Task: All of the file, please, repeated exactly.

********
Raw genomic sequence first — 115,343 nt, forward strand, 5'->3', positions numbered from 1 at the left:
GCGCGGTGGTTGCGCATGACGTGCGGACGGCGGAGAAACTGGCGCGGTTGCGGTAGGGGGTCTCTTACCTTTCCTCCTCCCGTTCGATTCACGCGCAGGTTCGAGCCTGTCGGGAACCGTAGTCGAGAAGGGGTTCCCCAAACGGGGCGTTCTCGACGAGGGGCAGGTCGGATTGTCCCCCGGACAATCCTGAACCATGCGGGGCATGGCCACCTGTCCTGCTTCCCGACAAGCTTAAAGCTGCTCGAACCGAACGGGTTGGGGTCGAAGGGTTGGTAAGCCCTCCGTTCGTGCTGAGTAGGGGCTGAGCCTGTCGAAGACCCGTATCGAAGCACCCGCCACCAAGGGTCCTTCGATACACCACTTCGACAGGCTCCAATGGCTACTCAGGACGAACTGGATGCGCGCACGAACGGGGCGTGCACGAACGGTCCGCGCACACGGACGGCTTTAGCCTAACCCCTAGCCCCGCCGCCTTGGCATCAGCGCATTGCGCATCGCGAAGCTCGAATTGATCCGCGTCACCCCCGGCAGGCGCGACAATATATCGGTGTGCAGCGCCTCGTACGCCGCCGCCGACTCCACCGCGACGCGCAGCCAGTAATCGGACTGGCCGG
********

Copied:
Raw genomic sequence first — 115,343 nt, forward strand, 5'->3', positions numbered from 1 at the left:
GCGCGGTGGTTGCGCATGACGTGCGGACGGCGGAGAAACTGGCGCGGTTGCGGTAGGGGGTCTCTTACCTTTCCTCCTCCCGTTCGATTCACGCGCAGGTTCGAGCCTGTCGGGAACCGTAGTCGAGAAGGGGTTCCCCAAACGGGGCGTTCTCGACGAGGGGCAGGTCGGATTGTCCCCCGGACAATCCTGAACCATGCGGGGCATGGCCACCTGTCCTGCTTCCCGACAAGCTTAAAGCTGCTCGAACCGAACGGGTTGGGGTCGAAGGGTTGGTAAGCCCTCCGTTCGTGCTGAGTAGGGGCTGAGCCTGTCGAAGACCCGTATCGAAGCACCCGCCACCAAGGGTCCTTCGATACACCACTTCGACAGGCTCCAATGGCTACTCAGGACGAACTGGATGCGCGCACGAACGGGGCGTGCACGAACGGTCCGCGCACACGGACGGCTTTAGCCTAACCCCTAGCCCCGCCGCCTTGGCATCAGCGCATTGCGCATCGCGAAGCTCGAATTGATCCGCGTCACCCCCGGCAGGCGCGACAATATATCGGTGTGCAGCGCCTCGTACGCCGCCGCCGACTCCACCGCGACGCGCAGCCAGTAATCGGACTGGCCGG